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Wednesday 21 August 2019

Ireland lord it over England

Hosts left in shock as Murtagh takes five

Tim Murtagh celebrates dismissing England’s Chris Woakes
Tim Murtagh celebrates dismissing England’s Chris Woakes

England's World Cup honeymoon turned into a hangover at Lord's as an inspired Ireland skittled their neighbours for just 85 in the first session of Test cricket between the sides to forge a 122-run lead on day one.

Just 10 days after the elation of edging New Zealand in a final which has instantly entered sporting folklore, England were back in whites, back at the home of cricket and back to fighting for their lives against a red ball.

They responded to being bundled out in 23.4 overs, their shortest innings on home turf, by bowling out their visitors for 207 on a chaotic 20-wicket day and then saw night-watchman Jack Leach survive a solitary over at the close.

Many had positioned the Specsavers Test, scheduled for four days but highly unlikely to go that far, as a gentle workout sandwiched between the unforgettable tournament triumph and the forthcoming Ashes series.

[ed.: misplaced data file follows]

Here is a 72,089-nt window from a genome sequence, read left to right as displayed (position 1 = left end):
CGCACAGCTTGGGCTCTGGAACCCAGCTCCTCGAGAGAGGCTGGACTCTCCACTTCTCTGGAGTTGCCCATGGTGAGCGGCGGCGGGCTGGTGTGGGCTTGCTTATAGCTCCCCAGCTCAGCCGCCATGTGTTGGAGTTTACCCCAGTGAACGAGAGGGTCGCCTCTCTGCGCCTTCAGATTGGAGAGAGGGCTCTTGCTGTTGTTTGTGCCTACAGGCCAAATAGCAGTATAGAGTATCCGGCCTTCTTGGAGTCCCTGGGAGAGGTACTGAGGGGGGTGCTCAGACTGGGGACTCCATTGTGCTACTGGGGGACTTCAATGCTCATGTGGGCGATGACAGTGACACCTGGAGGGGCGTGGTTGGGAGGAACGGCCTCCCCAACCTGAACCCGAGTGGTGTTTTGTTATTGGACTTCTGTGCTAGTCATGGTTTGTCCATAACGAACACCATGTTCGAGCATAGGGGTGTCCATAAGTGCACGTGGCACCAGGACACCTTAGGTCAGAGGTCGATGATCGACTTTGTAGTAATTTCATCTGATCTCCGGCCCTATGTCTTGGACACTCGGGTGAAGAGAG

But by the time the shell-shocked hosts were rolled inside a single session for the fourth time in three years it was clear Ireland had come to compete, not co-operate.

Ireland arrived at St John's Wood with just two games and two defeats in their brief Test history but left having removed any doubts, should they still exist, about their worthiness to sit at the top table.

Tim Murtagh, the Lambeth-born 37-year-old with a dozen years of Middlesex matches under his belt at this famous old ground, was the undeniable star of the day. He used his nagging medium pace to claim five wickets for 13 runs and etch his name on the honours board he has eyed enviously throughout his career.

"Taking five wickets in that first session was as good a feeling as I've had in my career," Murtagh said. "I should know how to bowl here by now, I've played for Middlesex for long enough and I knew if I hit my lengths I'd cause problems. "I told the other guys that if we were disciplined there would be enough in the pitch for us," said Murtagh. "Some of their guys were under pressure for their place with the Ashes starting next week, and I guess it was a good time to play them."

Debutant Mark Adair added three of his own, with two for Boyd Rankin on the day he became just the second man - following the Nawab of Pataudi in 1946 - to play Test cricket for and against England.

Stuart Broad, Sam Curran and another new face, Olly Stone, took three apiece as Ireland's innings ended just before stumps.

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